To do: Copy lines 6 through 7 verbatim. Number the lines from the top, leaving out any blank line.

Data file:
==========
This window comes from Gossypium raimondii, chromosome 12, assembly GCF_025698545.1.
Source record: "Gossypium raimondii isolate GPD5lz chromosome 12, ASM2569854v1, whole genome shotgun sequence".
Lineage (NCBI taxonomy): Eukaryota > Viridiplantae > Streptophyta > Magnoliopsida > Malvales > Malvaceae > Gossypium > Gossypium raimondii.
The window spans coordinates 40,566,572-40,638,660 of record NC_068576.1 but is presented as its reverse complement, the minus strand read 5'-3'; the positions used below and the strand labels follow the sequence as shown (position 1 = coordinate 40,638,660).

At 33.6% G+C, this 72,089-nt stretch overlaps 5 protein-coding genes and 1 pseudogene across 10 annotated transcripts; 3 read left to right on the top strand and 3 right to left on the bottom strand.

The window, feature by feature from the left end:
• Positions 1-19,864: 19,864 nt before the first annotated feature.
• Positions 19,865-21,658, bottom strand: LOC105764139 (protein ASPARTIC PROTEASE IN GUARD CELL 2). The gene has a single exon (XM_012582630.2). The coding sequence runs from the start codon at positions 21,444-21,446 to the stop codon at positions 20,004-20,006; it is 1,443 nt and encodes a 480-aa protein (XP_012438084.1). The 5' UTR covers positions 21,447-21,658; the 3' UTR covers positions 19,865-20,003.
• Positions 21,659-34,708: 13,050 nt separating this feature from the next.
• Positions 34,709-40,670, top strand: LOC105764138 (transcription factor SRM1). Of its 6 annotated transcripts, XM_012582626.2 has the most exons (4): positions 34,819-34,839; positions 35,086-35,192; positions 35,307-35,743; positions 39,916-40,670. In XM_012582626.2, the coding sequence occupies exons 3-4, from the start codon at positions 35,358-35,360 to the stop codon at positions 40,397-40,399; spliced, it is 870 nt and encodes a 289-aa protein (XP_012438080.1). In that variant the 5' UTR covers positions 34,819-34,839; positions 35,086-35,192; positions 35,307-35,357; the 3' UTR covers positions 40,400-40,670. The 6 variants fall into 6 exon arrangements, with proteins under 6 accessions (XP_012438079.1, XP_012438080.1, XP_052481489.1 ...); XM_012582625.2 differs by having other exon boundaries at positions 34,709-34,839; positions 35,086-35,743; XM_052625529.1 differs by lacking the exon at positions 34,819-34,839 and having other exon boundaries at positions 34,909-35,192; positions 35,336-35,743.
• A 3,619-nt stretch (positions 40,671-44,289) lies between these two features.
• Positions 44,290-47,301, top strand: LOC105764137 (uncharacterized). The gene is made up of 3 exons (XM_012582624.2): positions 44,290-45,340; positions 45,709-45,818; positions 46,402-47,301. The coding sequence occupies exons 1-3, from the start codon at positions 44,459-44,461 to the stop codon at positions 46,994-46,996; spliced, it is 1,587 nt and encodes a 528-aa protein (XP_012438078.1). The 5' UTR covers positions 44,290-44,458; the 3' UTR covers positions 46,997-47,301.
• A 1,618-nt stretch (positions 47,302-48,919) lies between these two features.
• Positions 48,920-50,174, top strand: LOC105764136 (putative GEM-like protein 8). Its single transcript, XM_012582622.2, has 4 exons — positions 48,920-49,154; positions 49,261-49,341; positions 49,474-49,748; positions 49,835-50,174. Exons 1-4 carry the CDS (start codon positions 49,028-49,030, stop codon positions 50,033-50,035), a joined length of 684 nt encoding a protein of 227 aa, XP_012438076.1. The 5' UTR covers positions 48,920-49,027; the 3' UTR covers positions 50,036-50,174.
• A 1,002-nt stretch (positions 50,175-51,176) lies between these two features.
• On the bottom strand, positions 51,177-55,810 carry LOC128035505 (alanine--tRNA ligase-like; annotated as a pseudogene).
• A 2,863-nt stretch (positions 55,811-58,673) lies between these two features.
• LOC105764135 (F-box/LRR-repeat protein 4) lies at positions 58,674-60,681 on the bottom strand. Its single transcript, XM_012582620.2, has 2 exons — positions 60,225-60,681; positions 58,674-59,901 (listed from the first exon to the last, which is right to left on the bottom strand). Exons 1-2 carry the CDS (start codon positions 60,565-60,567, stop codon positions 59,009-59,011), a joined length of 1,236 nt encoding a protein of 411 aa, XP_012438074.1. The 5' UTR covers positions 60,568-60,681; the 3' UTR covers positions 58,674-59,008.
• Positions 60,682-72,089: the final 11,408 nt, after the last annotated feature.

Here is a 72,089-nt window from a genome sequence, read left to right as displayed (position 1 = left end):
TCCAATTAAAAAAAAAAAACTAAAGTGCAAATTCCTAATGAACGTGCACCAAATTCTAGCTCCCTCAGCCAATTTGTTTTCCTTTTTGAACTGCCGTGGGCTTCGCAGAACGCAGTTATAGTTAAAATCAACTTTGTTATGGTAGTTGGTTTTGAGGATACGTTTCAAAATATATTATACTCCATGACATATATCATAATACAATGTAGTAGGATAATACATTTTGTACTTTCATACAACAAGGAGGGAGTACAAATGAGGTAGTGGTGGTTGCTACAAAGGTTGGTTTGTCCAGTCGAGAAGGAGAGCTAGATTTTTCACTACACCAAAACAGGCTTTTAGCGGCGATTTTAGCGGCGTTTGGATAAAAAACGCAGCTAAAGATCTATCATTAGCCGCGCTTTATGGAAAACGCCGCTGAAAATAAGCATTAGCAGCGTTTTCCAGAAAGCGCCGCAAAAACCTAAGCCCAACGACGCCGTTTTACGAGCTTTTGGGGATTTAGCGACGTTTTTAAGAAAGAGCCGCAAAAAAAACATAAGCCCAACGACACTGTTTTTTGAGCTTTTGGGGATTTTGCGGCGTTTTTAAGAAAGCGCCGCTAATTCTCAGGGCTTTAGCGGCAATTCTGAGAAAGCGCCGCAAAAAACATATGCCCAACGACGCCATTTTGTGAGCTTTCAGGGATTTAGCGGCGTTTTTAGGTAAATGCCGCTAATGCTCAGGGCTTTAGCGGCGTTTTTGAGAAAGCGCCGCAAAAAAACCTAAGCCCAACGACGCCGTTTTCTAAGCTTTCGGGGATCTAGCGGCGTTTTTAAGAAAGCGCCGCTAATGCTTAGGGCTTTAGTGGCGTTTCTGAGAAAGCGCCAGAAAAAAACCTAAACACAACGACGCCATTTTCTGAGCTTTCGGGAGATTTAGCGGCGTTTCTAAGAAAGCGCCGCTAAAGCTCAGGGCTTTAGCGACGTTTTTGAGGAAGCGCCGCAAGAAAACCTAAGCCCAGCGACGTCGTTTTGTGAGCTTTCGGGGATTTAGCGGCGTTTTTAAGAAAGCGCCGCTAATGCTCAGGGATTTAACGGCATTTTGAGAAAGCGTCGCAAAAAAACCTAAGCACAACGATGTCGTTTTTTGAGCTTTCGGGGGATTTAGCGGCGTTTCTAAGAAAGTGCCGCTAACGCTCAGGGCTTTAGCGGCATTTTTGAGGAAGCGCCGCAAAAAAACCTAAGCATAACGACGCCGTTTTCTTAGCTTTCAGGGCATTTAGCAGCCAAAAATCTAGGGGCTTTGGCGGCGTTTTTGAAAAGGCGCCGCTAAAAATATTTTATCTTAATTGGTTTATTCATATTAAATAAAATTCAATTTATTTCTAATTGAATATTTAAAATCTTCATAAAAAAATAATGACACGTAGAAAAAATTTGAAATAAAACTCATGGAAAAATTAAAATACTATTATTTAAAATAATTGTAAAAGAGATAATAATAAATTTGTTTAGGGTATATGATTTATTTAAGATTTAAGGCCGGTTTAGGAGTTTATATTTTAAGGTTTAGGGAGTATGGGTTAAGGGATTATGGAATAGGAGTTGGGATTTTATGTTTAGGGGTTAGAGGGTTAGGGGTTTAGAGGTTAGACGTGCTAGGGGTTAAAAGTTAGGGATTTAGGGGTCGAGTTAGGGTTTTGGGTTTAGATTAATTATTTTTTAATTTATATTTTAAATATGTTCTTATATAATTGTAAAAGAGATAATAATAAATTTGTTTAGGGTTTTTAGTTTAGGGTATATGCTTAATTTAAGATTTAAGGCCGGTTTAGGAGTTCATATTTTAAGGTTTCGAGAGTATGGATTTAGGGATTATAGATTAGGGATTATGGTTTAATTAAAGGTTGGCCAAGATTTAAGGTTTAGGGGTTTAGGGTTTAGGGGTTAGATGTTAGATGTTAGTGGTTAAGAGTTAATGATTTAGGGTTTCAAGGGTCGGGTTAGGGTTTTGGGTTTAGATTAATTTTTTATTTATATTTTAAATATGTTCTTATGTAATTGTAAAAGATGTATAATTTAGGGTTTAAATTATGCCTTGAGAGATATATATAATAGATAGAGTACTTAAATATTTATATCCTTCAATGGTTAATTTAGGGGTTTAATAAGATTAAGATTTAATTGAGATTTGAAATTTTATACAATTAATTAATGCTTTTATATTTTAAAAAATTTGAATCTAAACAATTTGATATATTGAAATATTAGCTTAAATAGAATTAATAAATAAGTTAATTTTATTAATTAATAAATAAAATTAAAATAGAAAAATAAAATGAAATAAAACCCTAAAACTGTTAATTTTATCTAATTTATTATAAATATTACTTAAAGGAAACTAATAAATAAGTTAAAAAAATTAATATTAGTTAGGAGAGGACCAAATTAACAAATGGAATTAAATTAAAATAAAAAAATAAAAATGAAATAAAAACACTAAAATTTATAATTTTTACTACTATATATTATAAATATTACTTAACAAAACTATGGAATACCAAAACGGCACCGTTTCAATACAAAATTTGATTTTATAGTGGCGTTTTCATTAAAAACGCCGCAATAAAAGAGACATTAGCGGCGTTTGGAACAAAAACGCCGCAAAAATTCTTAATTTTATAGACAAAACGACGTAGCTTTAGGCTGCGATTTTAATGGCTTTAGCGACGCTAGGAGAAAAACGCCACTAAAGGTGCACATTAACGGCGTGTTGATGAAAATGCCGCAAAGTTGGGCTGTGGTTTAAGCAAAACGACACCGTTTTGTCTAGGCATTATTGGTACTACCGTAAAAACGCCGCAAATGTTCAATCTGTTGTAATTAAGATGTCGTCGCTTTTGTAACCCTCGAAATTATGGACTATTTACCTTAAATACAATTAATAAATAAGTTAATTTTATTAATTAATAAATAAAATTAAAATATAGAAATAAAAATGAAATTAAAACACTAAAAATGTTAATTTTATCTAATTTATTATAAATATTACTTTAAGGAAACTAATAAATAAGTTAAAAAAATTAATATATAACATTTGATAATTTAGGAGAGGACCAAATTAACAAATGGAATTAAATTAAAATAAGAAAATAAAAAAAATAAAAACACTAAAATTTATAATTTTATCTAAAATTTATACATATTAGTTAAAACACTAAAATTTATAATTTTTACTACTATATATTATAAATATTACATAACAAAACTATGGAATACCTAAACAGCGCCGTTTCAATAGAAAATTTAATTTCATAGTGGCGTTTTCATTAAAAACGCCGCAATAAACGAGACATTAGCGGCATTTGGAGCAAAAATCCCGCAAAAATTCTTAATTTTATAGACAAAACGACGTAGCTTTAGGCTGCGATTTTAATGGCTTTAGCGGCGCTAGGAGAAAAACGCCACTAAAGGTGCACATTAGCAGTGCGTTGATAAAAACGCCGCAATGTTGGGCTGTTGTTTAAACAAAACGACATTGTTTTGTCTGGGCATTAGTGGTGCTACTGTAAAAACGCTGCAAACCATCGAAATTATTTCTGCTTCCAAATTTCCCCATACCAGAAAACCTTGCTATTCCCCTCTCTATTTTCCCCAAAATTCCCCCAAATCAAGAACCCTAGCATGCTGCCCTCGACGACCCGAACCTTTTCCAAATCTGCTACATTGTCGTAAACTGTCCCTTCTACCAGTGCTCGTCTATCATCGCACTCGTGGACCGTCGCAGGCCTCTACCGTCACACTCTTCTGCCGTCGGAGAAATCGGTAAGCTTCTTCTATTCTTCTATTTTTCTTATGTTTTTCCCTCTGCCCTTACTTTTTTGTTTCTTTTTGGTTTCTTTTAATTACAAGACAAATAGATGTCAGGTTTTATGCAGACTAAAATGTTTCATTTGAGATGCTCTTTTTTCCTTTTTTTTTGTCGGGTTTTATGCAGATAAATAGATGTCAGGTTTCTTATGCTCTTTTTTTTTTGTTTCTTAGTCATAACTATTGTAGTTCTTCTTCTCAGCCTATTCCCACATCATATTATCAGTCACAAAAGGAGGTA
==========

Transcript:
The window, feature by feature from the left end:
• Positions 1-19,864: 19,864 nt before the first annotated feature.